On another show, or under a lesser writer, Katie’s machinations would’ve been swept under the rug. The video would’ve been destroyed or explained away; Rose would’ve been easily discredited. Or worse, everything Katie did would’ve been forgotten completely, as a new writer decided to use Katie for bigger and more evil things. There certainly WOULDN’T have had been a payoff of the magnitude Scheffer provided.

Seeing Katie’s comeuppance reminded me of a couple of stories involving AMC’s Adam Chandler. The first, in the mid-80’s, revolved around Adam attempting to gaslight then wife Dixie. Not only were all Adam’s misdeeds exposed in public, at a Masquerade Ball (in Adam’s home yet), but Adam’s chief enemies, Tad Martin and Palmer Cortlandt, teamed up to make it all happen. Palmer masterminded a scheme to buy out all of Adam's holdings, leaving Adam penniless, and eventually led to him having a stroke.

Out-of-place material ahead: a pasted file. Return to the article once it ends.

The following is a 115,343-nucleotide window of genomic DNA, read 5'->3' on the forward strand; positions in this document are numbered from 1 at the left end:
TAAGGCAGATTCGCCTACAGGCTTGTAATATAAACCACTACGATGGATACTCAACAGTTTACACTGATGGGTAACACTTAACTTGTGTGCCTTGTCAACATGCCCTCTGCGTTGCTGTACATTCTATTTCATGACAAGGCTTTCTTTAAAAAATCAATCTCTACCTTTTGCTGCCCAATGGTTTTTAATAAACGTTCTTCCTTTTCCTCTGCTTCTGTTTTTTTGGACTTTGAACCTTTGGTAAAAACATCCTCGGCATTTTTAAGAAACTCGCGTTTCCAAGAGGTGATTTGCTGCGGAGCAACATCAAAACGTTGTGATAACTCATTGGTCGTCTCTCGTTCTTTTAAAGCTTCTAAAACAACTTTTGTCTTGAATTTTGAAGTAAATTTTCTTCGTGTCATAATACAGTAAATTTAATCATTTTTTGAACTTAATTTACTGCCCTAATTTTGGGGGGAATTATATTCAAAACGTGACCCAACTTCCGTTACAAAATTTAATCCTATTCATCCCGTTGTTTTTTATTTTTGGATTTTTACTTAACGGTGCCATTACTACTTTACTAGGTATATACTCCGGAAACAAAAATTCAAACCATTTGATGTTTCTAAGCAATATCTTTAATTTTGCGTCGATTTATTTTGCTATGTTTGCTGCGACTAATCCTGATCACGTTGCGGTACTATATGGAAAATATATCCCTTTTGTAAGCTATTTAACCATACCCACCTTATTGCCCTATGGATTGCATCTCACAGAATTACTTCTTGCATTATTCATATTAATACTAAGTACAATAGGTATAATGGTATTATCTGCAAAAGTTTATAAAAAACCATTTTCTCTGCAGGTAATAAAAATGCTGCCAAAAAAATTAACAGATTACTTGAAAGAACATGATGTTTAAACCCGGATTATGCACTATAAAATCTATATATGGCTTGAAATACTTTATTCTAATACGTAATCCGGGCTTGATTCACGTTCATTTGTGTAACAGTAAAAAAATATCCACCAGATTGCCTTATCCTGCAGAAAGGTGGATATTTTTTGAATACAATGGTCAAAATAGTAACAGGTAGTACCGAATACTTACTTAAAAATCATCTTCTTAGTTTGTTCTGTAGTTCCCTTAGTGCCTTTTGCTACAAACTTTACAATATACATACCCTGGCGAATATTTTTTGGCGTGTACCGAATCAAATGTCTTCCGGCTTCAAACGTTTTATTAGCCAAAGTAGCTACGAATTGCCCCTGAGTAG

The other story was more recent. Liza Colby, decided she wanted to have a baby, and she wanted Dr. Jake Martin to be the sperm donor. Adam, now Liza’s ex-hubby, decided that he should be the father. So, he bought the clinic, and switched Jake’s sperm with his. Instead of another climax the magnitude of Adam’s Ball, the writers now had one anti-climax after another. Allie knew the truth from the beginning, but she quickly left town. David knew, and continued to dangle the info, WITHOUT ever saying anything. When he did blurt it out, it was to Gillian, a character barely in the story, as she was only a friend of Jake’s at that point. Gillian raced to tell the truth--but then she was in a car crash. By the time the news finally trickled to Liza, sixteen months after the deed, no one gave a damn. The story quickly turned to “Will Jake learn the truth?” He did find out, some months later, at which point he quickly left town.